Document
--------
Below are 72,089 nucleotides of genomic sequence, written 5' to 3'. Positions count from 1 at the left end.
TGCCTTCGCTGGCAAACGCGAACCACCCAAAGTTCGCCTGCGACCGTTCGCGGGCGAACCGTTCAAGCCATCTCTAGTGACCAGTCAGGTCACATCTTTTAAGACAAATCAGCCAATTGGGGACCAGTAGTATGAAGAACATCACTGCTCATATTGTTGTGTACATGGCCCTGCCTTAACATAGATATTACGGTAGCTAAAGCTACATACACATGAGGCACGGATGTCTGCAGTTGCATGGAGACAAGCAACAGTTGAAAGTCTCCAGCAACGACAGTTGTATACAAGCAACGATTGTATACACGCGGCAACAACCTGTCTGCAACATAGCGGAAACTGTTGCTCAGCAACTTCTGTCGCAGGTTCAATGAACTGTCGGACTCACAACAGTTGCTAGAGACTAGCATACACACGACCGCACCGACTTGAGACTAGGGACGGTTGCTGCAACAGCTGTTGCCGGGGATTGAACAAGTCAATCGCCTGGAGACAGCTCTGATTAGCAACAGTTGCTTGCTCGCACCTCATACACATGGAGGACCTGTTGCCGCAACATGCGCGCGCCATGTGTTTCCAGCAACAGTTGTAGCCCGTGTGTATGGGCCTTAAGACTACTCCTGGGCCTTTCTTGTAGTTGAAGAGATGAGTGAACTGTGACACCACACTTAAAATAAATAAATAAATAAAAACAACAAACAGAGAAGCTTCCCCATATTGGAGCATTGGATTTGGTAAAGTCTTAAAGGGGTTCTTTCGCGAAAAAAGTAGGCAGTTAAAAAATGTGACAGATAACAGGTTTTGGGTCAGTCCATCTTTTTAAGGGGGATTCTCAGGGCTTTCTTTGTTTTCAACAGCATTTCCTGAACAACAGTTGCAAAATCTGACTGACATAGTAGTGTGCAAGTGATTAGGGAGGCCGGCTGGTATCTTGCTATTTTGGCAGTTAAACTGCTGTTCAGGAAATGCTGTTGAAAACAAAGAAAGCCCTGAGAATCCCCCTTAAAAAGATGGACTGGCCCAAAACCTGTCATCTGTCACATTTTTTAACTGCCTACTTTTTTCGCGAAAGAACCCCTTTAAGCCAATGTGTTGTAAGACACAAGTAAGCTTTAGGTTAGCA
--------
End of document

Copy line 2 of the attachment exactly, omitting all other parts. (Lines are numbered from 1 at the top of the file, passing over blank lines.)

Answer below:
TGCCTTCGCTGGCAAACGCGAACCACCCAAAGTTCGCCTGCGACCGTTCGCGGGCGAACCGTTCAAGCCATCTCTAGTGACCAGTCAGGTCACATCTTTTAAGACAAATCAGCCAATTGGGGACCAGTAGTATGAAGAACATCACTGCTCATATTGTTGTGTACATGGCCCTGCCTTAACATAGATATTACGGTAGCTAAAGCTACATACACATGAGGCACGGATGTCTGCAGTTGCATGGAGACAAGCAACAGTTGAAAGTCTCCAGCAACGACAGTTGTATACAAGCAACGATTGTATACACGCGGCAACAACCTGTCTGCAACATAGCGGAAACTGTTGCTCAGCAACTTCTGTCGCAGGTTCAATGAACTGTCGGACTCACAACAGTTGCTAGAGACTAGCATACACACGACCGCACCGACTTGAGACTAGGGACGGTTGCTGCAACAGCTGTTGCCGGGGATTGAACAAGTCAATCGCCTGGAGACAGCTCTGATTAGCAACAGTTGCTTGCTCGCACCTCATACACATGGAGGACCTGTTGCCGCAACATGCGCGCGCCATGTGTTTCCAGCAACAGTTGTAGCCCGTGTGTATGGGCCTTAAGACTACTCCTGGGCCTTTCTTGTAGTTGAAGAGATGAGTGAACTGTGACACCACACTTAAAATAAATAAATAAATAAAAACAACAAACAGAGAAGCTTCCCCATATTGGAGCATTGGATTTGGTAAAGTCTTAAAGGGGTTCTTTCGCGAAAAAAGTAGGCAGTTAAAAAATGTGACAGATAACAGGTTTTGGGTCAGTCCATCTTTTTAAGGGGGATTCTCAGGGCTTTCTTTGTTTTCAACAGCATTTCCTGAACAACAGTTGCAAAATCTGACTGACATAGTAGTGTGCAAGTGATTAGGGAGGCCGGCTGGTATCTTGCTATTTTGGCAGTTAAACTGCTGTTCAGGAAATGCTGTTGAAAACAAAGAAAGCCCTGAGAATCCCCCTTAAAAAGATGGACTGGCCCAAAACCTGTCATCTGTCACATTTTTTAACTGCCTACTTTTTTCGCGAAAGAACCCCTTTAAGCCAATGTGTTGTAAGACACAAGTAAGCTTTAGGTTAGCA